Appellant, Marcel Lebrun, was convicted in the State Court of Cobb County for the offenses of driving without a license, driving without a tag and operating a motor vehicle while wearing a device which impairs hearing. He appeals to this court contending that the law requiring a license to drive is unconstitutional. We find his conviction to be valid and affirm.
Lebrun was stopped by Cobb County police officers who observed him driving with headphones and without a valid license tag. After being stopped and asked for his license, Lebrun informed the officer he was traveling as a matter of right. When a check revealed that Lebrun had an expired license, no tag or insurance he was placed under arrest.
1. Lebrun contends that the license requirement, OCGA 40-5-20
, infringes his right of locomotion as a common law freeman exercising his right to travel on public ways. We have stated that the right to travel by operating a motor vehicle on the roads of this state is a "qualified right" which a citizen exercises by obtaining a license from the state. Johnston v. State, 236 Ga. 370 (223 SE2d 808) (1976)
. Under the police power and for the protection of the public, it is constitutionally permissible for the state to impose reasonable conditions to qualify for a license. Dennis v. State, 226 Ga. 341 (175 SE2d 17) (1970)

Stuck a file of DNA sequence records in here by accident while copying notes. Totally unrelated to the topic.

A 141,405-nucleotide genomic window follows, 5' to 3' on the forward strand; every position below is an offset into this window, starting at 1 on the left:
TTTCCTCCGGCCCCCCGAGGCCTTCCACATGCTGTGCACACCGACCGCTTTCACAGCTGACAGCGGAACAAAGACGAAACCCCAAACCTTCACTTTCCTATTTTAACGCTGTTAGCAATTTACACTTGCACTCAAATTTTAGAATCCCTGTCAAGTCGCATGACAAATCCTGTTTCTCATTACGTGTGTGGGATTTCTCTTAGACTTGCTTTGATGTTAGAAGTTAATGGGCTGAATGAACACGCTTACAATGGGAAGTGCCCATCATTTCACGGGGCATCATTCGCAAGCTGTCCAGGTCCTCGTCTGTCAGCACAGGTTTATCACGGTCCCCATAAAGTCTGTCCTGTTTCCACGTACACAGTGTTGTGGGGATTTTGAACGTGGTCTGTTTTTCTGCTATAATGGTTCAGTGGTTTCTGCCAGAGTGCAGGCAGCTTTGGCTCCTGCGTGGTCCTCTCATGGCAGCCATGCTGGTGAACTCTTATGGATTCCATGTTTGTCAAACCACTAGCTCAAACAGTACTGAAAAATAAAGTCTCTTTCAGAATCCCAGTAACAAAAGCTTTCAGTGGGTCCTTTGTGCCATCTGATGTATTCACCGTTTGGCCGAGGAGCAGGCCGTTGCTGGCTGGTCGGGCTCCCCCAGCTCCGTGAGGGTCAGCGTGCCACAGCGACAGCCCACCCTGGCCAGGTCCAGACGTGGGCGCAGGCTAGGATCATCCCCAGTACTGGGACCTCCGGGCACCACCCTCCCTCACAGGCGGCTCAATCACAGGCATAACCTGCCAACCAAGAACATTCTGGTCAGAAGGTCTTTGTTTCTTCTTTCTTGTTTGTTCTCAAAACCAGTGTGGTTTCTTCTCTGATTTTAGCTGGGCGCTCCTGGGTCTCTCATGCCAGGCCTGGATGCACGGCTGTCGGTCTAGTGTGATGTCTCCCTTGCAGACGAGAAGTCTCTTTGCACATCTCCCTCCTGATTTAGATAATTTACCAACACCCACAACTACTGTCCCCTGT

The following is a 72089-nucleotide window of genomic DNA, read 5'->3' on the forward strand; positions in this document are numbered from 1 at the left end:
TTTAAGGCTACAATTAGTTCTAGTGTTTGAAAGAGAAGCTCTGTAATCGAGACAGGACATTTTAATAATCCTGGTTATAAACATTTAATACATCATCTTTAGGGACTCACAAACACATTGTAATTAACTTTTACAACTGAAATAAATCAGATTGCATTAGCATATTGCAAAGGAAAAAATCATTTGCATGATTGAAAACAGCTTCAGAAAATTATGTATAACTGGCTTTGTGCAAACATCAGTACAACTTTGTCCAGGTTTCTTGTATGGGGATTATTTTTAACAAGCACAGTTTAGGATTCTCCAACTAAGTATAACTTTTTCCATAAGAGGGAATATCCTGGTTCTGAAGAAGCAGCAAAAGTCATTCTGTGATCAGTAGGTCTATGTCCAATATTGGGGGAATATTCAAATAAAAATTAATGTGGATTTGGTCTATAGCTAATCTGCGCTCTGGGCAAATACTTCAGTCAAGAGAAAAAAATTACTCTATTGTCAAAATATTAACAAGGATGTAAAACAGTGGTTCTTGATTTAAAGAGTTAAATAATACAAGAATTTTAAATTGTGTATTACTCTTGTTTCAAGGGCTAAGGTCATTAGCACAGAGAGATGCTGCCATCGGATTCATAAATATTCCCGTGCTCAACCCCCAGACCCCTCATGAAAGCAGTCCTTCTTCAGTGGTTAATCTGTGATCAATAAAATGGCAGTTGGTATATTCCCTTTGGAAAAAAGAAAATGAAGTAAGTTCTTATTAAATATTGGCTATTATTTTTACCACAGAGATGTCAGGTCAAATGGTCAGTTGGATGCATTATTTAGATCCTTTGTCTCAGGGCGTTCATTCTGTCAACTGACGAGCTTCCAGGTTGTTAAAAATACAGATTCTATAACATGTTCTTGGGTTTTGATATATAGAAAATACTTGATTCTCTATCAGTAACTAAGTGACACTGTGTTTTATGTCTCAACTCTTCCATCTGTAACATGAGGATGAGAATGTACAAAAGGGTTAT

. Appellant does not allege or show any unreasonable conditions, but argues that to require any license is too hard of a burden for a freeman to bear. We disagree and find no constitutional violation in the fact that the state requires a license to drive.
2. We also find no error in the trial court's denial of Lebrun's motion for counsel not a member of the State Bar of Georgia. Indigency was not an issue. The trial court informed Lebrun at a pre-trial hearing that he could hire any member of the Georgia bar and that the court would allow an appearance by the member of a bar of another state pro hac vice. While an accused has a right to representation by an attorney and to represent himself, there is no right to be represented by a non-lawyer third party and we hold there was no error in the denial of Lebrun's motion.
3. We also reject appellant's claim that his conviction was invalid because the arresting officers did not advise him of his rights under Miranda v. Arizona, 384 U. S. 436 (86 SC 1602, 16 LE2d 694) (1966). When a violator is placed in custody or under arrest at a traffic stop the protection of Miranda arises; however, roadside questioning at a routine stop does not constitute such a custodial situation. Berkemer v. McCarty, ---- U. S. ---- (104 SC 3138, 82 LE2d 317) (1984). Any statements made by Lebrun were made in response to routine roadside questioning. After his arrest no statement was taken. There was no error.
Bruce D. Hornbuckle, for appellee.